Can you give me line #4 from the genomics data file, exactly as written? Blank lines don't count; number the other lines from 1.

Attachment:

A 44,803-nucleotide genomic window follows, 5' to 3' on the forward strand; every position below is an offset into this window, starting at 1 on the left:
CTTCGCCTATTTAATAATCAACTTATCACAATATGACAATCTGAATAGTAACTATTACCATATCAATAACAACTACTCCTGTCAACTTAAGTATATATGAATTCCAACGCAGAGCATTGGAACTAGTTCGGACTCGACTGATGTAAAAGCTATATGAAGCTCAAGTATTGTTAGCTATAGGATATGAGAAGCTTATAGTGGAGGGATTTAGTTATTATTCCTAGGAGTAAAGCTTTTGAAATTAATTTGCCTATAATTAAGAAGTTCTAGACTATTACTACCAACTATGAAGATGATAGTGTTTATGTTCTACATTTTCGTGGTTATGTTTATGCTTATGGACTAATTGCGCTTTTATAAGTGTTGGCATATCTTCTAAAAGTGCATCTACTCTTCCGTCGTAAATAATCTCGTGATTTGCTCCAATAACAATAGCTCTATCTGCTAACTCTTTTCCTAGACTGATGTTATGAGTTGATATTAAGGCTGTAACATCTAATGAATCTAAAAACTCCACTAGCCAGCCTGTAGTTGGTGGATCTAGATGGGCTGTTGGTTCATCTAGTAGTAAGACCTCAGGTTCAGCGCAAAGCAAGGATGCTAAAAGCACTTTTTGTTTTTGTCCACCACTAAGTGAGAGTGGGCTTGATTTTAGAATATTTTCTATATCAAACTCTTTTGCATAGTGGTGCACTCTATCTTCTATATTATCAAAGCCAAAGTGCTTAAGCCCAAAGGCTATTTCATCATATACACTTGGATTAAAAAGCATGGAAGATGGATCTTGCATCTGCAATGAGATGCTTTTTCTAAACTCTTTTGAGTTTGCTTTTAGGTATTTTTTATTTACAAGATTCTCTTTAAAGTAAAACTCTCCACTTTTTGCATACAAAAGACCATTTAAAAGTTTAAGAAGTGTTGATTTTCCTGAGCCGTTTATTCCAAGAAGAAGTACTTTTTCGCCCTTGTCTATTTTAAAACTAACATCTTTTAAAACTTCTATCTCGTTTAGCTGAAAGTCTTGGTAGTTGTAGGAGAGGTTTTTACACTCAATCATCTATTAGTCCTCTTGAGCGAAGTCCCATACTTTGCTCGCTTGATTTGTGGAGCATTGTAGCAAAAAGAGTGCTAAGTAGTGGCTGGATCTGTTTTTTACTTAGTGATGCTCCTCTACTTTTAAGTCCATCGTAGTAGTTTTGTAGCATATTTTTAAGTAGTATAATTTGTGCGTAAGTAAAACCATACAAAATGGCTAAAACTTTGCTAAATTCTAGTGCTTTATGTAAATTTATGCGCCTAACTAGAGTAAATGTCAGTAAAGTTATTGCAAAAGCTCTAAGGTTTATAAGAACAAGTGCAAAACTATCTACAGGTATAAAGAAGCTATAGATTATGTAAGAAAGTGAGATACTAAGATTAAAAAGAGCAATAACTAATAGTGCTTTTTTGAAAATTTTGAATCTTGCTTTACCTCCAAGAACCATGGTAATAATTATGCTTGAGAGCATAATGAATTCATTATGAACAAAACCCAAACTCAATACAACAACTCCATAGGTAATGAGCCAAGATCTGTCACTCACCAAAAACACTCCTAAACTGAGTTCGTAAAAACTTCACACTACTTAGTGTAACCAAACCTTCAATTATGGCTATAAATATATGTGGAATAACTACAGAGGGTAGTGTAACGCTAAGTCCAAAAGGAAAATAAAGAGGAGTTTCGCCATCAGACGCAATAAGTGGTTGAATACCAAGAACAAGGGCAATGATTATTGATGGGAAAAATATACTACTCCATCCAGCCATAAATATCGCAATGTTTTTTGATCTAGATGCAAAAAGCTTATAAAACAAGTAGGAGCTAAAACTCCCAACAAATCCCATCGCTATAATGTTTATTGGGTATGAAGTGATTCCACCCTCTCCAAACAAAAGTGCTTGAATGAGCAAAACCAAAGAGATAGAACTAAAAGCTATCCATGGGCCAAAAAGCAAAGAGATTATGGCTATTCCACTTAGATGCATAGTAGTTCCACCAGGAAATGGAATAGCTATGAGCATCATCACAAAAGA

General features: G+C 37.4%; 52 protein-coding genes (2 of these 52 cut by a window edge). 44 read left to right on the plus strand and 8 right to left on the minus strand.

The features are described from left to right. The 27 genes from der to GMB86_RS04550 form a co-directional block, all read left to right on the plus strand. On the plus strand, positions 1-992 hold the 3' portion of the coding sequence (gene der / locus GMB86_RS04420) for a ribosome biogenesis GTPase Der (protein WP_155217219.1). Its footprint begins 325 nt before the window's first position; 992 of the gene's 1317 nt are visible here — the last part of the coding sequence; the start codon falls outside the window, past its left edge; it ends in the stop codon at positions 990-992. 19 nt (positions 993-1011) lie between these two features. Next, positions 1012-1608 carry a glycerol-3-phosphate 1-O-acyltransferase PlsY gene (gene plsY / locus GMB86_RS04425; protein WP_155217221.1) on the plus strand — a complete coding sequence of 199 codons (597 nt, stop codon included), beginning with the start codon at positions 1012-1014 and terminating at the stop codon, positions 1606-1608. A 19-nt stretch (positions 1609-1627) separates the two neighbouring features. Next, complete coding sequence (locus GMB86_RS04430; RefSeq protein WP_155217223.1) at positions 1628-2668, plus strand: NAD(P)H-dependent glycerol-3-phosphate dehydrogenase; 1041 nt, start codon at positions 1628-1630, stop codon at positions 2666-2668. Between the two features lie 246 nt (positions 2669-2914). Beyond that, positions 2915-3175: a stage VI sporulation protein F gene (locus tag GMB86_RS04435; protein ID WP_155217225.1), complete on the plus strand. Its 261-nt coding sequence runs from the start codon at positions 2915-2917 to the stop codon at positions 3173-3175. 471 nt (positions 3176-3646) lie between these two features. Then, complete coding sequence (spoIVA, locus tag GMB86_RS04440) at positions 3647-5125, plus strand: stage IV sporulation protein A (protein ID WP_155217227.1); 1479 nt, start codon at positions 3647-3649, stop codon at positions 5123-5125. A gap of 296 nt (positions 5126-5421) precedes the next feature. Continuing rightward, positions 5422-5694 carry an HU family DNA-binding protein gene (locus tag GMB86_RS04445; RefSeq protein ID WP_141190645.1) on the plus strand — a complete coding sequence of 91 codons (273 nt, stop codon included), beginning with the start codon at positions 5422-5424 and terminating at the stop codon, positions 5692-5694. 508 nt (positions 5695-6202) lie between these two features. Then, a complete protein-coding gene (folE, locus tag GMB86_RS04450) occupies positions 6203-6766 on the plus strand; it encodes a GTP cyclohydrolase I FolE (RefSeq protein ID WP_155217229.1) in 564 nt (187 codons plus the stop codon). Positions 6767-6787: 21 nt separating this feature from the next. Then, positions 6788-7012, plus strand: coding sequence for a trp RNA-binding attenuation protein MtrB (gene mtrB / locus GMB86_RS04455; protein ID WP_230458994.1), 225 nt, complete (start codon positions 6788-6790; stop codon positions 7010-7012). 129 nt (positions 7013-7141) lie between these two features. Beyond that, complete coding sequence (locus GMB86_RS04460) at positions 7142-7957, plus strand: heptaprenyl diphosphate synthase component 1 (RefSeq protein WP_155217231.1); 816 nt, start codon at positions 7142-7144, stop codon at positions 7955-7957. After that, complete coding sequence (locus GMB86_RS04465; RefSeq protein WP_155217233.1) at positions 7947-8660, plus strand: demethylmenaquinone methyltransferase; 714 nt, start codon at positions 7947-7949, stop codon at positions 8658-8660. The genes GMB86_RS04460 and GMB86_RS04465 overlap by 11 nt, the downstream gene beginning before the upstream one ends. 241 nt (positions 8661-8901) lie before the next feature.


The features are described from left to right. The 27 genes from der to GMB86_RS04550 form a co-directional block, all read left to right on the plus strand. On the plus strand, positions 1-992 hold the 3' portion of the coding sequence (gene der / locus GMB86_RS04420) for a ribosome biogenesis GTPase Der (protein WP_155217219.1). Its footprint begins 325 nt before the window's first position; 992 of the gene's 1317 nt are visible here — the last part of the coding sequence; the start codon falls outside the window, past its left edge; it ends in the stop codon at positions 990-992. 19 nt (positions 993-1011) lie between these two features. Next, positions 1012-1608 carry a glycerol-3-phosphate 1-O-acyltransferase PlsY gene (gene plsY / locus GMB86_RS04425; protein WP_155217221.1) on the plus strand — a complete coding sequence of 199 codons (597 nt, stop codon included), beginning with the start codon at positions 1012-1014 and terminating at the stop codon, positions 1606-1608. A 19-nt stretch (positions 1609-1627) separates the two neighbouring features. Next, complete coding sequence (locus GMB86_RS04430; RefSeq protein WP_155217223.1) at positions 1628-2668, plus strand: NAD(P)H-dependent glycerol-3-phosphate dehydrogenase; 1041 nt, start codon at positions 1628-1630, stop codon at positions 2666-2668. Between the two features lie 246 nt (positions 2669-2914). Beyond that, positions 2915-3175: a stage VI sporulation protein F gene (locus tag GMB86_RS04435; protein ID WP_155217225.1), complete on the plus strand. Its 261-nt coding sequence runs from the start codon at positions 2915-2917 to the stop codon at positions 3173-3175. 471 nt (positions 3176-3646) lie between these two features. Then, complete coding sequence (spoIVA, locus tag GMB86_RS04440) at positions 3647-5125, plus strand: stage IV sporulation protein A (protein ID WP_155217227.1); 1479 nt, start codon at positions 3647-3649, stop codon at positions 5123-5125. A gap of 296 nt (positions 5126-5421) precedes the next feature. Continuing rightward, positions 5422-5694 carry an HU family DNA-binding protein gene (locus tag GMB86_RS04445; RefSeq protein ID WP_141190645.1) on the plus strand — a complete coding sequence of 91 codons (273 nt, stop codon included), beginning with the start codon at positions 5422-5424 and terminating at the stop codon, positions 5692-5694. 508 nt (positions 5695-6202) lie between these two features. Then, a complete protein-coding gene (folE, locus tag GMB86_RS04450) occupies positions 6203-6766 on the plus strand; it encodes a GTP cyclohydrolase I FolE (RefSeq protein ID WP_155217229.1) in 564 nt (187 codons plus the stop codon). Positions 6767-6787: 21 nt separating this feature from the next. Then, positions 6788-7012, plus strand: coding sequence for a trp RNA-binding attenuation protein MtrB (gene mtrB / locus GMB86_RS04455; protein ID WP_230458994.1), 225 nt, complete (start codon positions 6788-6790; stop codon positions 7010-7012). 129 nt (positions 7013-7141) lie between these two features. Beyond that, complete coding sequence (locus GMB86_RS04460) at positions 7142-7957, plus strand: heptaprenyl diphosphate synthase component 1 (RefSeq protein WP_155217231.1); 816 nt, start codon at positions 7142-7144, stop codon at positions 7955-7957. After that, complete coding sequence (locus GMB86_RS04465; RefSeq protein WP_155217233.1) at positions 7947-8660, plus strand: demethylmenaquinone methyltransferase; 714 nt, start codon at positions 7947-7949, stop codon at positions 8658-8660. The genes GMB86_RS04460 and GMB86_RS04465 overlap by 11 nt, the downstream gene beginning before the upstream one ends. 241 nt (positions 8661-8901) lie before the next feature.